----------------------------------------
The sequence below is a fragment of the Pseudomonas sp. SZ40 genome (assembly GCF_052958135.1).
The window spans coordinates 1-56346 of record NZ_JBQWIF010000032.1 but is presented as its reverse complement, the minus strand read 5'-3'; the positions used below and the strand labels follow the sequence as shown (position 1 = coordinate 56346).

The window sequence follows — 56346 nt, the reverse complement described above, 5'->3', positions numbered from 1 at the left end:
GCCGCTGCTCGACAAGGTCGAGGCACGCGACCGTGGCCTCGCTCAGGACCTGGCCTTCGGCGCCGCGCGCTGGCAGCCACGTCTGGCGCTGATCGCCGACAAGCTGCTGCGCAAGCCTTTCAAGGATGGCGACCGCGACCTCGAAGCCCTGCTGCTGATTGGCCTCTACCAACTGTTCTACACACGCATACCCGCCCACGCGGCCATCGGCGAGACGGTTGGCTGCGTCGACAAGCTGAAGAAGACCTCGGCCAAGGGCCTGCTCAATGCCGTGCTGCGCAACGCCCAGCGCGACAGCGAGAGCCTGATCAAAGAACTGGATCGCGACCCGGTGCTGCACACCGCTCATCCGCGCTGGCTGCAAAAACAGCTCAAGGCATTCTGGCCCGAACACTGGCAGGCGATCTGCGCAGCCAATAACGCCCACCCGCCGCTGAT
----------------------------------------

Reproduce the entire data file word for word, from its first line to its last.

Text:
The sequence below is a fragment of the Pseudomonas sp. SZ40 genome (assembly GCF_052958135.1).
The window spans coordinates 1-56346 of record NZ_JBQWIF010000032.1 but is presented as its reverse complement, the minus strand read 5'-3'; the positions used below and the strand labels follow the sequence as shown (position 1 = coordinate 56346).

The window sequence follows — 56346 nt, the reverse complement described above, 5'->3', positions numbered from 1 at the left end:
GCCGCTGCTCGACAAGGTCGAGGCACGCGACCGTGGCCTCGCTCAGGACCTGGCCTTCGGCGCCGCGCGCTGGCAGCCACGTCTGGCGCTGATCGCCGACAAGCTGCTGCGCAAGCCTTTCAAGGATGGCGACCGCGACCTCGAAGCCCTGCTGCTGATTGGCCTCTACCAACTGTTCTACACACGCATACCCGCCCACGCGGCCATCGGCGAGACGGTTGGCTGCGTCGACAAGCTGAAGAAGACCTCGGCCAAGGGCCTGCTCAATGCCGTGCTGCGCAACGCCCAGCGCGACAGCGAGAGCCTGATCAAAGAACTGGATCGCGACCCGGTGCTGCACACCGCTCATCCGCGCTGGCTGCAAAAACAGCTCAAGGCATTCTGGCCCGAACACTGGCAGGCGATCTGCGCAGCCAATAACGCCCACCCGCCGCTGAT